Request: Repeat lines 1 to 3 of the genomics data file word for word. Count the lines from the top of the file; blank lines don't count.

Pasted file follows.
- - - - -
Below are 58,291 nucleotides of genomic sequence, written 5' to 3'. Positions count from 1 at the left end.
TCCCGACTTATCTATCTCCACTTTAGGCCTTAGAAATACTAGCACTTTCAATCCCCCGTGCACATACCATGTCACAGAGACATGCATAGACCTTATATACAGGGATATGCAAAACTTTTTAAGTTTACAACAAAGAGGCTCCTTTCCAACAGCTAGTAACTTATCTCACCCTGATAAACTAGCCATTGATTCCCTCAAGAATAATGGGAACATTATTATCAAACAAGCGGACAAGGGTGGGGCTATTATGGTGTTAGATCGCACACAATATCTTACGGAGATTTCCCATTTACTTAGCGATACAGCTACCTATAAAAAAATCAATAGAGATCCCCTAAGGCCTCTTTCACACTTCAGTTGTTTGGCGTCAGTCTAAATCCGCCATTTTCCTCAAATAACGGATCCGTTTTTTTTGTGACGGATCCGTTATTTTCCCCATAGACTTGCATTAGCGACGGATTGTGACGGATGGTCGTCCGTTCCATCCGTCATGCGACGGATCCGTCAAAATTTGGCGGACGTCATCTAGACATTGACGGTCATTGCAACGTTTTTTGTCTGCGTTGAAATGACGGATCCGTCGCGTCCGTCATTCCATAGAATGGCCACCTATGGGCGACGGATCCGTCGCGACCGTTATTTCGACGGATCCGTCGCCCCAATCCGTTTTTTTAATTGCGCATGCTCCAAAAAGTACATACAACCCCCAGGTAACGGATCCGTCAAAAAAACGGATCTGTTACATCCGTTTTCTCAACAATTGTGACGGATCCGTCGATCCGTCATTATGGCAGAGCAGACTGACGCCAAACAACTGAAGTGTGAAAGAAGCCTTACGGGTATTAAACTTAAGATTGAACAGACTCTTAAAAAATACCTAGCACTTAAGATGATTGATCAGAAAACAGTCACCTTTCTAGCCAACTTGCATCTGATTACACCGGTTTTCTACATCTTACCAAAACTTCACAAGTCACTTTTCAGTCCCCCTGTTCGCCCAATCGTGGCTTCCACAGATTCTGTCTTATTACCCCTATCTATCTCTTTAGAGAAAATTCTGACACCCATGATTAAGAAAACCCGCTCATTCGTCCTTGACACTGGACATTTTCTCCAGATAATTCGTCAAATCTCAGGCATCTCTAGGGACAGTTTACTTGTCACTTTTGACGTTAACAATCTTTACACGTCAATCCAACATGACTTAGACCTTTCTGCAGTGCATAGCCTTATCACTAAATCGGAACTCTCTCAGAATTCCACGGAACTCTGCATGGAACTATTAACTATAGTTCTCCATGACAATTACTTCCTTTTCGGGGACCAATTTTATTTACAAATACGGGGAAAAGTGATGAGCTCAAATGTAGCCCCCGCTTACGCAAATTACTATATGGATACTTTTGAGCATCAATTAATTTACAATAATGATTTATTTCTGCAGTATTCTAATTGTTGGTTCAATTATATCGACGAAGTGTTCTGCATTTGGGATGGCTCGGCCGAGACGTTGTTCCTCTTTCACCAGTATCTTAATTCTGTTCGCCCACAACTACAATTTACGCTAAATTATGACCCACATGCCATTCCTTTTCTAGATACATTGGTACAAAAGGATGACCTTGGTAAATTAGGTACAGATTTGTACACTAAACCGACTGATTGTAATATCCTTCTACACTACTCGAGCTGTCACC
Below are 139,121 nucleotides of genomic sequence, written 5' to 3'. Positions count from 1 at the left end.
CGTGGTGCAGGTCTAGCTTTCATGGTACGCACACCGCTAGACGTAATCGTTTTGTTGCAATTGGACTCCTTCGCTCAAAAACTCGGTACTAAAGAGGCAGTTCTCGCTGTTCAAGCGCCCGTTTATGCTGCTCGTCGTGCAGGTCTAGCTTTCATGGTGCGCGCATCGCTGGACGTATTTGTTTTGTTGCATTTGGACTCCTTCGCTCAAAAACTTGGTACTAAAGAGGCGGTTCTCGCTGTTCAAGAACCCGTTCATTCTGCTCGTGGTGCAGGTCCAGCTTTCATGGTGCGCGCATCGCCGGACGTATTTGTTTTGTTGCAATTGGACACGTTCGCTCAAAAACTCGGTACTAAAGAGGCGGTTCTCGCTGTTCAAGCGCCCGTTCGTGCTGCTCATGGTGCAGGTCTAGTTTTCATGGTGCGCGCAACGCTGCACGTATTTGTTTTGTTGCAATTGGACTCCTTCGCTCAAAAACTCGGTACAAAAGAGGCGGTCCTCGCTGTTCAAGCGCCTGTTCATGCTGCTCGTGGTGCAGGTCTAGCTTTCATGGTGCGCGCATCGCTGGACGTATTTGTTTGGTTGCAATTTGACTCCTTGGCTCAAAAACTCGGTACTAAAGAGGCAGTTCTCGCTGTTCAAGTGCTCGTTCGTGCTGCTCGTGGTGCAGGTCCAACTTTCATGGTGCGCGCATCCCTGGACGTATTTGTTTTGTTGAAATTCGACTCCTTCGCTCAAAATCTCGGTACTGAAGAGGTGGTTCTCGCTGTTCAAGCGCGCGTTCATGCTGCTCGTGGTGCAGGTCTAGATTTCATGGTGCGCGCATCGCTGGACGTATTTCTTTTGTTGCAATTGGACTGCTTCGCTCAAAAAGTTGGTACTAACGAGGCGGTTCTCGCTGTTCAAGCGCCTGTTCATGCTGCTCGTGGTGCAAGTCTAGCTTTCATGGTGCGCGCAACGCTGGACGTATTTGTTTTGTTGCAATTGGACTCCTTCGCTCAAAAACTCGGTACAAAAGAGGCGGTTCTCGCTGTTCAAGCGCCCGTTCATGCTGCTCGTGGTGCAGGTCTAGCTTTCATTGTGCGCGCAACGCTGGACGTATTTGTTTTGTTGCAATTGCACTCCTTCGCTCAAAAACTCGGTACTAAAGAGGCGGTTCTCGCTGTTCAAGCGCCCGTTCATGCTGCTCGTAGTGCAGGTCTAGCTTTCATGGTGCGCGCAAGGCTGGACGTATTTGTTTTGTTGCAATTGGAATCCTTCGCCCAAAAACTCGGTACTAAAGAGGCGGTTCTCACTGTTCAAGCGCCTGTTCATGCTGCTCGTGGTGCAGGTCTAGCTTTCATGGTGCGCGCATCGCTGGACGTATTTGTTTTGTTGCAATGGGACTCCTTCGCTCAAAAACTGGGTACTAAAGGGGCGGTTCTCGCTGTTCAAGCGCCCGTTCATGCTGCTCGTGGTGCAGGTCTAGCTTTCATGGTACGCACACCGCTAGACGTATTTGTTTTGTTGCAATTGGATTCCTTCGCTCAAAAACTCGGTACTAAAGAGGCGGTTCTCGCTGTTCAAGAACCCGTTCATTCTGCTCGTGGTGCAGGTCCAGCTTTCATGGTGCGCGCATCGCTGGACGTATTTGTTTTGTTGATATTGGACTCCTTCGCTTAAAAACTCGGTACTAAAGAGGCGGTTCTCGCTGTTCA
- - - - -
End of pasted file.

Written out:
Below are 58,291 nucleotides of genomic sequence, written 5' to 3'. Positions count from 1 at the left end.
TCCCGACTTATCTATCTCCACTTTAGGCCTTAGAAATACTAGCACTTTCAATCCCCCGTGCACATACCATGTCACAGAGACATGCATAGACCTTATATACAGGGATATGCAAAACTTTTTAAGTTTACAACAAAGAGGCTCCTTTCCAACAGCTAGTAACTTATCTCACCCTGATAAACTAGCCATTGATTCCCTCAAGAATAATGGGAACATTATTATCAAACAAGCGGACAAGGGTGGGGCTATTATGGTGTTAGATCGCACACAATATCTTACGGAGATTTCCCATTTACTTAGCGATACAGCTACCTATAAAAAAATCAATAGAGATCCCCTAAGGCCTCTTTCACACTTCAGTTGTTTGGCGTCAGTCTAAATCCGCCATTTTCCTCAAATAACGGATCCGTTTTTTTTGTGACGGATCCGTTATTTTCCCCATAGACTTGCATTAGCGACGGATTGTGACGGATGGTCGTCCGTTCCATCCGTCATGCGACGGATCCGTCAAAATTTGGCGGACGTCATCTAGACATTGACGGTCATTGCAACGTTTTTTGTCTGCGTTGAAATGACGGATCCGTCGCGTCCGTCATTCCATAGAATGGCCACCTATGGGCGACGGATCCGTCGCGACCGTTATTTCGACGGATCCGTCGCCCCAATCCGTTTTTTTAATTGCGCATGCTCCAAAAAGTACATACAACCCCCAGGTAACGGATCCGTCAAAAAAACGGATCTGTTACATCCGTTTTCTCAACAATTGTGACGGATCCGTCGATCCGTCATTATGGCAGAGCAGACTGACGCCAAACAACTGAAGTGTGAAAGAAGCCTTACGGGTATTAAACTTAAGATTGAACAGACTCTTAAAAAATACCTAGCACTTAAGATGATTGATCAGAAAACAGTCACCTTTCTAGCCAACTTGCATCTGATTACACCGGTTTTCTACATCTTACCAAAACTTCACAAGTCACTTTTCAGTCCCCCTGTTCGCCCAATCGTGGCTTCCACAGATTCTGTCTTATTACCCCTATCTATCTCTTTAGAGAAAATTCTGACACCCATGATTAAGAAAACCCGCTCATTCGTCCTTGACACTGGACATTTTCTCCAGATAATTCGTCAAATCTCAGGCATCTCTAGGGACAGTTTACTTGTCACTTTTGACGTTAACAATCTTTACACGTCAATCCAACATGACTTAGACCTTTCTGCAGTGCATAGCCTTATCACTAAATCGGAACTCTCTCAGAATTCCACGGAACTCTGCATGGAACTATTAACTATAGTTCTCCATGACAATTACTTCCTTTTCGGGGACCAATTTTATTTACAAATACGGGGAAAAGTGATGAGCTCAAATGTAGCCCCCGCTTACGCAAATTACTATATGGATACTTTTGAGCATCAATTAATTTACAATAATGATTTATTTCTGCAGTATTCTAATTGTTGGTTCAATTATATCGACGAAGTGTTCTGCATTTGGGATGGCTCGGCCGAGACGTTGTTCCTCTTTCACCAGTATCTTAATTCTGTTCGCCCACAACTACAATTTACGCTAAATTATGACCCACATGCCATTCCTTTTCTAGATACATTGGTACAAAAGGATGACCTTGGTAAATTAGGTACAGATTTGTACACTAAACCGACTGATTGTAATATCCTTCTACACTACTCGAGCTGTCACC
Below are 139,121 nucleotides of genomic sequence, written 5' to 3'. Positions count from 1 at the left end.